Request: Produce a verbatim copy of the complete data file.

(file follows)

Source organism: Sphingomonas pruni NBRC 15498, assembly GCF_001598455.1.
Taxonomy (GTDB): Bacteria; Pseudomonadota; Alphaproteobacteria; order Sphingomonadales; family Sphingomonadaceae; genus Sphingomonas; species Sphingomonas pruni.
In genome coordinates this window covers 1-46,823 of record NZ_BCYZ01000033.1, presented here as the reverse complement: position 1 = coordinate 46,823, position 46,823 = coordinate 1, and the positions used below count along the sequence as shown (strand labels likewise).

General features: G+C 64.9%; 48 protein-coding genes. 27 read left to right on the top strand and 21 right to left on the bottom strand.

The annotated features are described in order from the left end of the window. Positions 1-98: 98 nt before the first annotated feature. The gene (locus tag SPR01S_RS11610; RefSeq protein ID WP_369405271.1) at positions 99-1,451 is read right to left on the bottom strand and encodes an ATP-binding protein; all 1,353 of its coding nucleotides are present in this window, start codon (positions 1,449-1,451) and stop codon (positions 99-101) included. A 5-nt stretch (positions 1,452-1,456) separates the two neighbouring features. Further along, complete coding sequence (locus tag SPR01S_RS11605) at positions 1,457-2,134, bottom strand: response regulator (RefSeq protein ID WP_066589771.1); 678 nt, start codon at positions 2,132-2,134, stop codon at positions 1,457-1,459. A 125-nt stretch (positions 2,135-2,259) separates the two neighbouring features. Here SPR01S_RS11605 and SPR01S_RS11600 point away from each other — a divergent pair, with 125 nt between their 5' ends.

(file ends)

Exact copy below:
Source organism: Sphingomonas pruni NBRC 15498, assembly GCF_001598455.1.
Taxonomy (GTDB): Bacteria; Pseudomonadota; Alphaproteobacteria; order Sphingomonadales; family Sphingomonadaceae; genus Sphingomonas; species Sphingomonas pruni.
In genome coordinates this window covers 1-46,823 of record NZ_BCYZ01000033.1, presented here as the reverse complement: position 1 = coordinate 46,823, position 46,823 = coordinate 1, and the positions used below count along the sequence as shown (strand labels likewise).

General features: G+C 64.9%; 48 protein-coding genes. 27 read left to right on the top strand and 21 right to left on the bottom strand.

The annotated features are described in order from the left end of the window. Positions 1-98: 98 nt before the first annotated feature. The gene (locus tag SPR01S_RS11610; RefSeq protein ID WP_369405271.1) at positions 99-1,451 is read right to left on the bottom strand and encodes an ATP-binding protein; all 1,353 of its coding nucleotides are present in this window, start codon (positions 1,449-1,451) and stop codon (positions 99-101) included. A 5-nt stretch (positions 1,452-1,456) separates the two neighbouring features. Further along, complete coding sequence (locus tag SPR01S_RS11605) at positions 1,457-2,134, bottom strand: response regulator (RefSeq protein ID WP_066589771.1); 678 nt, start codon at positions 2,132-2,134, stop codon at positions 1,457-1,459. A 125-nt stretch (positions 2,135-2,259) separates the two neighbouring features. Here SPR01S_RS11605 and SPR01S_RS11600 point away from each other — a divergent pair, with 125 nt between their 5' ends.